Stanford Cardinal Savior or…

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Be careful what you wish for, Jim

This blogging Stanford alum (’78) is underwhelmed, quite frankly (with apologies to my friend Stephen A.). When word hit my Blackberry last night that my alma mater would name Jim Harbaugh as its next head football coach, my initial thought was:

That’s right, not much.

Harbaugh apparently beat out my former classmate James Lofton, now the wide receivers coach for the San Diego Chargers. (Why my boy would give up a sideline view of Ladanian Tomlinson is beyond me!) His name was one of the first mentioned when AD Bob Bowlsby began his search two weeks ago, and my initial thought then was that there had to be better, more inspiring, candidates out there. Harbaugh is a former NFL QB (da Bears, primarily) who been a head coach for three seasons at San Diego State, a Division I-AA school, which does not have scholarships.

Apparently not.

I’m not against hiring I-AA cats. I like Harbaugh’s record (29-6) and the fact that his teams won two national titles. His teams also score, a lot (42 ppg last season, tops in Div 1-AA), and they pass like NASCAR drivers (nearly 300 yards per game). Perhaps he’s bringing some innovative thinking to The Farm.

His key challenge will be recruiting. Moving from a non-scholarship school is one thing. Doing it at Stanford with its high academic barriers is another altogether. Ask your fallen predecessors.

A friend and former Stanford player who played under Harbaugh’s dad, Jack, a former Cardinal defensive coordinator, hit me with this thought: “I can only hope he did not pick up on the same approach to coaching and philosophy, which is closer to [just fired head coach] Walt Harris’s than Bill Walsh’s.”

One major plus: Stanford icon Jim Plunkett likes him. “I think it’s a good choice,” he told the San Francisco Chronicle. “He’s energetic. He’s young (43) and he’s got a presence in a room. Hopefully he’ll be a guy that can walk into a recrut’s living room and the guy will want to come to Stanford because of him.” Well, that and a few other thousand reasons to attend Stanford! Sorry, I slipped into alum mode.

I’m willing to wait-and-see. This is Bowlsby’s first major hire since coming to Stanford earlier this year from Iowa. He’s got the credentials and the cred. Here’s hoping he knows how to discern it in others.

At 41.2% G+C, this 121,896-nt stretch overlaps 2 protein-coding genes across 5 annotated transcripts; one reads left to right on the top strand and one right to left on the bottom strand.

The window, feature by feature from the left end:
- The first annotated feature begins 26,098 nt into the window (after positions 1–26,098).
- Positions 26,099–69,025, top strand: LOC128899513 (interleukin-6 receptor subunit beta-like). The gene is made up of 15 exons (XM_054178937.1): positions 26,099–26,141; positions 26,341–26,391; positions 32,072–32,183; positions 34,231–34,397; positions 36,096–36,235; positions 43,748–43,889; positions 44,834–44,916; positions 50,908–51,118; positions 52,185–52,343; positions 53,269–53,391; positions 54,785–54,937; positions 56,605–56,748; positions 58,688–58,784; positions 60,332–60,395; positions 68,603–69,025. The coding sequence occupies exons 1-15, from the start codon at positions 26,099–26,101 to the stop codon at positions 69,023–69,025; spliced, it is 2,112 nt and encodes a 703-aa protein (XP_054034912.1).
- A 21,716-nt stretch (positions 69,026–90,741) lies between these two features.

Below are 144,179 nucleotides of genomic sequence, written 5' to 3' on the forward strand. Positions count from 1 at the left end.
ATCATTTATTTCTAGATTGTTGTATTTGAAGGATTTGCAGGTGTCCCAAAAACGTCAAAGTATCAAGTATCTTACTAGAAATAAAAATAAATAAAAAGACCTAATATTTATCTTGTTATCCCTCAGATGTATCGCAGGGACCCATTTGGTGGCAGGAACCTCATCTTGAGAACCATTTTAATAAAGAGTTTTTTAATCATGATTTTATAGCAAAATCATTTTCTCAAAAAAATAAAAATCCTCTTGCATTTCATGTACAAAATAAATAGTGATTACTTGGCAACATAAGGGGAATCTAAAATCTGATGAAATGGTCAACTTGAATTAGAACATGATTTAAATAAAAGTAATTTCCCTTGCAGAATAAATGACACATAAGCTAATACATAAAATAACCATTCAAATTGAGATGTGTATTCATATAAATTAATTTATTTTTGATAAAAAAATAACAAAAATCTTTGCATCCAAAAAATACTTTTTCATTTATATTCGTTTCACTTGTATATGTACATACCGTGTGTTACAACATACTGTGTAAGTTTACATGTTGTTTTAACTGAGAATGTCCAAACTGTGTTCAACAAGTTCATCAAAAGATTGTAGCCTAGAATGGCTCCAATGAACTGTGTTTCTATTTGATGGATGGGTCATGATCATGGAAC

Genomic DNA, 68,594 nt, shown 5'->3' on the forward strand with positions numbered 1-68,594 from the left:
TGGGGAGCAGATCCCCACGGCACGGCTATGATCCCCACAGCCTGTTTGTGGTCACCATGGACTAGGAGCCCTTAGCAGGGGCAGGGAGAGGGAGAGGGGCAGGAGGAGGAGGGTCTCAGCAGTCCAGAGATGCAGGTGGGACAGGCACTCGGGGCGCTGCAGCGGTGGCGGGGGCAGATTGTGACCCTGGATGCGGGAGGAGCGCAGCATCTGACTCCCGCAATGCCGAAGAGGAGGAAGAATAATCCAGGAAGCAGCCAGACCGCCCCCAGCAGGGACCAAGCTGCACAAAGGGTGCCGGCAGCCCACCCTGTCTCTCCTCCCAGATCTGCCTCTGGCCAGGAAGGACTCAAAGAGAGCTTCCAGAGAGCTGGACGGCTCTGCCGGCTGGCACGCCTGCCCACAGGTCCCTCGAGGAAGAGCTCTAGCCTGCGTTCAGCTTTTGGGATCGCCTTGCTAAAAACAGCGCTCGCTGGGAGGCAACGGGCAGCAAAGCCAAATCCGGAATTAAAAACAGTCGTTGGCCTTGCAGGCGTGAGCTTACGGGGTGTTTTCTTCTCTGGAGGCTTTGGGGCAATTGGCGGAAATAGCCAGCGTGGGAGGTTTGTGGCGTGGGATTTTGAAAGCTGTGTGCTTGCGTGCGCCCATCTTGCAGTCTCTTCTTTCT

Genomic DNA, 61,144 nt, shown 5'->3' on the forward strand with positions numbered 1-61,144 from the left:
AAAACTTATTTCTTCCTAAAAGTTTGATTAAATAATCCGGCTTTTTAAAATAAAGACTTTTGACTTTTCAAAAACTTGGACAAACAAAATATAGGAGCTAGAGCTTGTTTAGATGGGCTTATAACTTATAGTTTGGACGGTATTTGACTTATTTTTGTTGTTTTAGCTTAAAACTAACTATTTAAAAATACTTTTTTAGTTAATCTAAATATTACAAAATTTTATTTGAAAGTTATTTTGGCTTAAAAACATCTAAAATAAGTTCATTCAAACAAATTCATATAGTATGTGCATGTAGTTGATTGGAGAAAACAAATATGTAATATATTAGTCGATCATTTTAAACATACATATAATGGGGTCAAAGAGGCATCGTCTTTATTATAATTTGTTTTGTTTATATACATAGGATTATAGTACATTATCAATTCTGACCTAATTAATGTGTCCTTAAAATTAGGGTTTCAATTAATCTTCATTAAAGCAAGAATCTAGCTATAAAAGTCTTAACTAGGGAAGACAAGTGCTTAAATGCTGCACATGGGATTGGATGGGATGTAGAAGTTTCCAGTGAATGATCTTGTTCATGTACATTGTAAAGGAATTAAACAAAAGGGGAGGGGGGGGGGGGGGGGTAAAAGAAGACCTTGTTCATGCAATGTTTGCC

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Will we get Happy Tree next season?

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3 thoughts on “Stanford Cardinal Savior or…

  1. Susan Hyatt says:

    Dear Mr. Johnson, You are absolutely correct in what you told your son in the column I just read on the internet. More parents should follow YOUR example!
    Sports people are entirely out of hand at all levels. My solution is simple ,but would be very effective. Professionals who brawl, spit, swear, instigate, do drugs, etc; whether coaches or players, should be fired instantly….no more paychecks period! No rehiring by ANYONE in sports world for five years. Counseling for rage control. Amatures should lose scholarships and be inelegible to play forany other school or pros ever. Coaches should be fired if part of this. This would probably stop almost all of this really bad behavior.
    Thank you for listening. Susan Hyatt

  2. I really don’t know what to think about Jim Harbaugh. As a Cal alum, I’m actually hoping he improve sStanford so we won’t take a rankings hit when we trounce them each year in the Big Game. That said, JH has a long haul ahead. No JCs, No lessening of academic standards, equals Wake Forest of the West. Good teams once a decade, the dregs of the league the rest of the time. In all honesty, Stanford can soon find themselves in the second division for decades if they don’t recruit well in the next five years. Something tells me that Harbaugh isn’t the one.

  3. Bill says:

    How are you feeling about him now after they knocked off USC?

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